Volume 4 Supplement 1

Abstracts from the 3rd International Conference on Prevention and Infection Control (ICPIC 2015)

Open Access

Cost-effectiveness of hand hygiene promotion for MRSA blood stream infection in ICU settings

  • N Luangasanatip1,
  • M Hongsuwan1,
  • Y Lubell1,
  • D Limmathurotsakul1,
  • P Srisamang2,
  • NPJ Day1,
  • N Graves3 and
  • BS Cooper1
Antimicrobial Resistance and Infection Control20154(Suppl 1):O50

https://doi.org/10.1186/2047-2994-4-S1-O50

Published: 16 June 2015

Introduction

Multimodal interventions are effective in increasing hand hygiene compliance amongst healthcare workers, but it is not known whether such interventions are cost-effective outside high-income countries.

Objectives

To determine whether reductions in Methicillin-resistant Staphylococcus aureus bloodstream infections (MRSA-BSI) alone would make hand hygiene interventions cost-effective in intensive care units (ICUs) in a middle-income country using a model-based framework.

Methods

Transmission dynamic and decision analytic models were combined to determine the expected impact of hand hygiene interventions on MRSA-BSI incidence and evaluate their cost-effectiveness. Epidemiological and economic parameters were derived using data from a tertiary hospital in North-east Thailand. Sensitivity analyses were performed with different values for MRSA transmissibility and colonization prevalence on admission.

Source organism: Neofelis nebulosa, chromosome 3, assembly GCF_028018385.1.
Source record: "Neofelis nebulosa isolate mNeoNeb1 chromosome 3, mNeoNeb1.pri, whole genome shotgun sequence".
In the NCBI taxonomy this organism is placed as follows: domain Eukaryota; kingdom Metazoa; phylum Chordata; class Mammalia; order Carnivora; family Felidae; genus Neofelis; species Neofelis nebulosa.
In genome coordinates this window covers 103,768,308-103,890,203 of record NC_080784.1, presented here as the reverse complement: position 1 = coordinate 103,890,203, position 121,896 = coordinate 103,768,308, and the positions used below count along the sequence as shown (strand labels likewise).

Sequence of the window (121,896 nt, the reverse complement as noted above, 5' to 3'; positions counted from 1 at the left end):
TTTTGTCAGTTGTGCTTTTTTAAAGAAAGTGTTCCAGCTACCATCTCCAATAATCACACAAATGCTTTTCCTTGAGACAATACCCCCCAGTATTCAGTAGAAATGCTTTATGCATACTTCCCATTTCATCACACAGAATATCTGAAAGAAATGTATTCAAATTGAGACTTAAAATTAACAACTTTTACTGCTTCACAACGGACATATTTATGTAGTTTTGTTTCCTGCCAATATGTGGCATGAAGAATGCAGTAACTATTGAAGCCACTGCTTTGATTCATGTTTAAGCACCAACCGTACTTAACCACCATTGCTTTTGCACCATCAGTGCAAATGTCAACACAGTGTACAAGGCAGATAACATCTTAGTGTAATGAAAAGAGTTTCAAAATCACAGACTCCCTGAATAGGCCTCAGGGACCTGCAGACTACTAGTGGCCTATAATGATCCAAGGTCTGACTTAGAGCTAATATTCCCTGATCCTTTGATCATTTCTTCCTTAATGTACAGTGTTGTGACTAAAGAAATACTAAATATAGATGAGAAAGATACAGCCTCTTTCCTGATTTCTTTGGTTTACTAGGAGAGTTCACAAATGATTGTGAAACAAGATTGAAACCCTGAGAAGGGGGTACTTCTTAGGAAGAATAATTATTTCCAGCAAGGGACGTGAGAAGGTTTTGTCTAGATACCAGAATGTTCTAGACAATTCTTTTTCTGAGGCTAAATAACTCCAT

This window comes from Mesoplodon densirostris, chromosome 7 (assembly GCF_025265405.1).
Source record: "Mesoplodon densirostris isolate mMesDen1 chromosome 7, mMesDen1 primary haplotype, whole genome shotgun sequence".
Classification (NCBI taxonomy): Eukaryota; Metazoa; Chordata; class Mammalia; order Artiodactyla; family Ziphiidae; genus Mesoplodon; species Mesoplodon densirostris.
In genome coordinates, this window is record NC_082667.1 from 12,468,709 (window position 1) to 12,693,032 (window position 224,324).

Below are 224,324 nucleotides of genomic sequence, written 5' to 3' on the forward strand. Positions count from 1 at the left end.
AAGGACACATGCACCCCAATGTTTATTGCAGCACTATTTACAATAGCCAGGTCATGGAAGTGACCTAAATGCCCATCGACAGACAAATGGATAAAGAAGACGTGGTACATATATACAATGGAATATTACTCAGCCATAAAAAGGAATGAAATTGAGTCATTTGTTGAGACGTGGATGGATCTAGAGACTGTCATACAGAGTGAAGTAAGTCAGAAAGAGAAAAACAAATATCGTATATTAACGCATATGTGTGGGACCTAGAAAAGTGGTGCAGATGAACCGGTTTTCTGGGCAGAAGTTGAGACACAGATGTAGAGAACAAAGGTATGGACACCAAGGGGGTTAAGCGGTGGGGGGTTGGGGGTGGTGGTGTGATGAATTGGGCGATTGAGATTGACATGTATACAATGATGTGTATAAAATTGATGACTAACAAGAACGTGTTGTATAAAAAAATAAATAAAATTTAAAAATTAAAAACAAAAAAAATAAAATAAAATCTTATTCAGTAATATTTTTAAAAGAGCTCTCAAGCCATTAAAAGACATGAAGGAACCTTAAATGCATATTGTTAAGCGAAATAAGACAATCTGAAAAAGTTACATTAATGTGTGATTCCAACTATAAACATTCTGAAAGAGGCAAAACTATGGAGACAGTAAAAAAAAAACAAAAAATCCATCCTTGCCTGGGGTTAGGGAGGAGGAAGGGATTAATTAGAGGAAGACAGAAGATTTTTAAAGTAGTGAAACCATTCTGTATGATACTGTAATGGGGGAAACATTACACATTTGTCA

Results

Interventions increasing hand hygiene compliance from a 10% baseline to ≥20% are likely to be cost-effective solely through reduced MRSA-BSI. Increasing compliance from 10% to 40% was estimated to cost $US 89·1 per bed-year with 4·07 QALYs gained per 10,000 bed-days in the paediatric ICU (PICU) and $US 63·3 per bed-year with 4·03 QALYs gained per 10,000 bed-days in the adult ICU. If baseline compliance is not greater than 20%, the intervention is always cost-effective even with only a 10% compliance improvement.

Conclusion

Effective multimodal hand hygiene interventions are likely to be cost-effective in ICU settings in typical middle-income countries where baseline compliance is low due to preventing MRSA-BSI alone. Where compliance is higher, the cost-effectiveness of interventions to improve it further will depend on the impact on HAIs other than MRSA-BSI.

Disclosure of interest

None declared.

Authors’ Affiliations

(1)
Mahidol-Oxford Research Unit
(2)
Pediatrics, Sappasithiprasong Hospital
(3)
School of Public Health, Queensland University of Technology

Copyright

© Luangasanatip et al; licensee BioMed Central Ltd. 2015

This article is published under license to BioMed Central Ltd. This is an Open Access article distributed under the terms of the Creative Commons Attribution License (http://creativecommons.org/licenses/by/4.0), which permits unrestricted use, distribution, and reproduction in any medium, provided the original work is properly cited. The Creative Commons Public Domain Dedication waiver (http://creativecommons.org/publicdomain/zero/1.0/) applies to the data made available in this article, unless otherwise stated.

Advertisement